We had a chance this evening to take a closer look at NVIDIA's Tegra 4 and Tegra 4i chips, and with Tegra 4, a chance to run some benchmarks. We also took a quick look at NVIDIA's reference design phone for Tegra 4i, the Phoenix (though we were only allowed to look - not touch).
Left to right: Phoenix, Tegra 4 board, Tegra 4i board
We'll start with the Phoenix reference phone, because there isn't much to say. The phone is in a very early state, and the non-working samples we were allowed to hold (the powered on device was eyes-only) felt like engineering samples... because they are. It's really not worth getting into much about Phoenix, since it's something consumers won't see - the platform will end up as more refined derivations from various OEMs. If you want the skinny on what is inside Phoenix, check out our Tegra 4i announcement post.
What we saw of Phoenix, basically, was a demo of Real Boxing, and it ran pretty smoothly. Tegra 4i is using a slightly toned-down version of Tegra 4's GPU, so we'd expect nothing less.
Of more interest to you, perhaps, were the benchmarks we were allowed to take using NVIDIA's Tegra 4 tablet reference platform.
Top: Tegra 4 tablet reference platform, Bottom: Tegra 4 / 4i, Phoenix
The results were what you would hope for: pretty amazing. While I'm not exactly convinced about the ability of benchmark results to translate very well in real-world use scenarios, there's no denying that what we saw Tegra 4 do in said benchmarks was impressive. Recently, HTC's new Snapdragon 600-powered One phone was benchmarked in popular suites like Quadrant and AnTuTu. Tegra 4 blew away the 600 in both of them. We ran Quadrant, AnTuTu, Vellamo (HTML5), and SunSpider. Here are the results.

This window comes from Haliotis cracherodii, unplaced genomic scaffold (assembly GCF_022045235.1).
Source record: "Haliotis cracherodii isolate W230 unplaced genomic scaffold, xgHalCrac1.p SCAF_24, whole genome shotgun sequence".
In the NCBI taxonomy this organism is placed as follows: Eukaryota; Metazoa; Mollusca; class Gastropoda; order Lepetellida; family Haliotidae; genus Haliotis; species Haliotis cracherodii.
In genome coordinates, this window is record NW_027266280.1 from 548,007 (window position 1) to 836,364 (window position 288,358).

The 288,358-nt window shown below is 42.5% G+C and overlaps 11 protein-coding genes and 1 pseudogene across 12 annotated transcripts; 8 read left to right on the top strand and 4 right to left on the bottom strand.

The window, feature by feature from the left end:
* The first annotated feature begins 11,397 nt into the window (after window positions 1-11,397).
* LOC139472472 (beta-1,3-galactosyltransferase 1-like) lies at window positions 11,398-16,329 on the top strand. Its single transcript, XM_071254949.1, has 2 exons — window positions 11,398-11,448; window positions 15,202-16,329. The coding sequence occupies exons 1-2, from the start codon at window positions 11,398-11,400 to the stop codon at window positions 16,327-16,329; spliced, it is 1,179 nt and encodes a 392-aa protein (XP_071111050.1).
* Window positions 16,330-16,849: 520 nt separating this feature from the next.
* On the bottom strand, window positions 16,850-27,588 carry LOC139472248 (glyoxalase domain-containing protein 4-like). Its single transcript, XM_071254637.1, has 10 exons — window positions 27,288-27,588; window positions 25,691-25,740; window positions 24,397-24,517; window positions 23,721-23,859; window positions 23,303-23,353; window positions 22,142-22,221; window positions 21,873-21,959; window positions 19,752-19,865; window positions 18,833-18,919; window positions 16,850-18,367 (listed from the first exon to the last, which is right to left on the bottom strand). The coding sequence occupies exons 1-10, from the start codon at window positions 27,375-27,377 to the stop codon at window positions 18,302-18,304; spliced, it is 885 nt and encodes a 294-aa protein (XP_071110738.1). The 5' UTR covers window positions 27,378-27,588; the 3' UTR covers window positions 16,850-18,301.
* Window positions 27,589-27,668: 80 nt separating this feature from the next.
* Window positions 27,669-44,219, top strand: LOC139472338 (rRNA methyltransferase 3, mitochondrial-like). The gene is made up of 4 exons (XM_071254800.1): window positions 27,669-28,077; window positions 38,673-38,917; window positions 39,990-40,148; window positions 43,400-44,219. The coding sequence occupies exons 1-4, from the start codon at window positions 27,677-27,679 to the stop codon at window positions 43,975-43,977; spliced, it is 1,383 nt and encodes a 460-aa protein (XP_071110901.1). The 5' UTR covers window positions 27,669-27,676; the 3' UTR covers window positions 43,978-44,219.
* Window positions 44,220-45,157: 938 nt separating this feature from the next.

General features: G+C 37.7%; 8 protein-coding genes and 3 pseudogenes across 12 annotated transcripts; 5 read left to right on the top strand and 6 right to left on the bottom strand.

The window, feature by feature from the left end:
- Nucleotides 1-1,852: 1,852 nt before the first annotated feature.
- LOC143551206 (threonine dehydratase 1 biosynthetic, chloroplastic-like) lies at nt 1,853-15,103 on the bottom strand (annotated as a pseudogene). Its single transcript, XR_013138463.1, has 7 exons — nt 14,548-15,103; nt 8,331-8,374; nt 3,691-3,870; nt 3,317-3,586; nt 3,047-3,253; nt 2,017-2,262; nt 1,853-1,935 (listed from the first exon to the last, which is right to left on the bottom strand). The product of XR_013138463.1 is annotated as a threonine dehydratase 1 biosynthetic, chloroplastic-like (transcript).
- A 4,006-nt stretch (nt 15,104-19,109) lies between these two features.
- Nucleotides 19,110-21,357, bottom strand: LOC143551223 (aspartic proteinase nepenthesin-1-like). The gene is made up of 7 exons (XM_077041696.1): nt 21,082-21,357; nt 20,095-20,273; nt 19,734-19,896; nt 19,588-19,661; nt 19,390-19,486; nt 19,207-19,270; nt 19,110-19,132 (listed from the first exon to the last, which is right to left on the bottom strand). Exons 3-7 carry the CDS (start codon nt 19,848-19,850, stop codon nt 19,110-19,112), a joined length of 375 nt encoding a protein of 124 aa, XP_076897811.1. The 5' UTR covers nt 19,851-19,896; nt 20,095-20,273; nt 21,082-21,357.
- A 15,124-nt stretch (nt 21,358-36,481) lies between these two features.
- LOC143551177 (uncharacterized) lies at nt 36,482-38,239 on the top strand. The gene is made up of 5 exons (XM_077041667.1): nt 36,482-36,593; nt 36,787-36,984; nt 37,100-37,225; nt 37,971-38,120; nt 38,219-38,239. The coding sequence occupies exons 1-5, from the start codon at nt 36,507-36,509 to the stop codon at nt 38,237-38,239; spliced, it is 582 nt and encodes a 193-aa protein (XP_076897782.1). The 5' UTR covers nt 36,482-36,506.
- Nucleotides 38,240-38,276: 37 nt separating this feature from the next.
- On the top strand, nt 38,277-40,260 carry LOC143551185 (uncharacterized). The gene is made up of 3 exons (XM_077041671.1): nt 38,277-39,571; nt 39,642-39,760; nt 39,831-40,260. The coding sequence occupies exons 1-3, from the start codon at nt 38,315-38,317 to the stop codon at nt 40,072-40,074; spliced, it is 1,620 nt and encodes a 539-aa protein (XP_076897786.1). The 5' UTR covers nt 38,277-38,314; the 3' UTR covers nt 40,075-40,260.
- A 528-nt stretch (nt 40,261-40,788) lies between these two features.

We don't have any side-by-side comparisons here (well, any of value), but for reference, here's how HTC's One phone scored in three of the above benchmarks, versus Tegra 4.
- AnTuTu (higher is better - holistic benchmark)
- HTC One: 22678
- Tegra 4: 36317
- SunSpider (lower is better - web benchmark)
- HTC One: 1124ms
- Tegra 4: 494ms
- Quadrant (higher is better - holistic benchmark)
- HTC One: 11746
- Tegra 4: 16593
So, there you have it. We also saw a slide about Tegra 4's power consumption compared to the HTC DROID DNA, which uses a Qualcomm APQ8064 quad-core chip.
As you can see NVIDIA's numbers (mW) are smaller than Qualcomm's, and that's better! We didn't really hear any other new information, though NVIDIA has promised more demonstrations of Tegra 4's new features on the MWC show floor, starting tomorrow.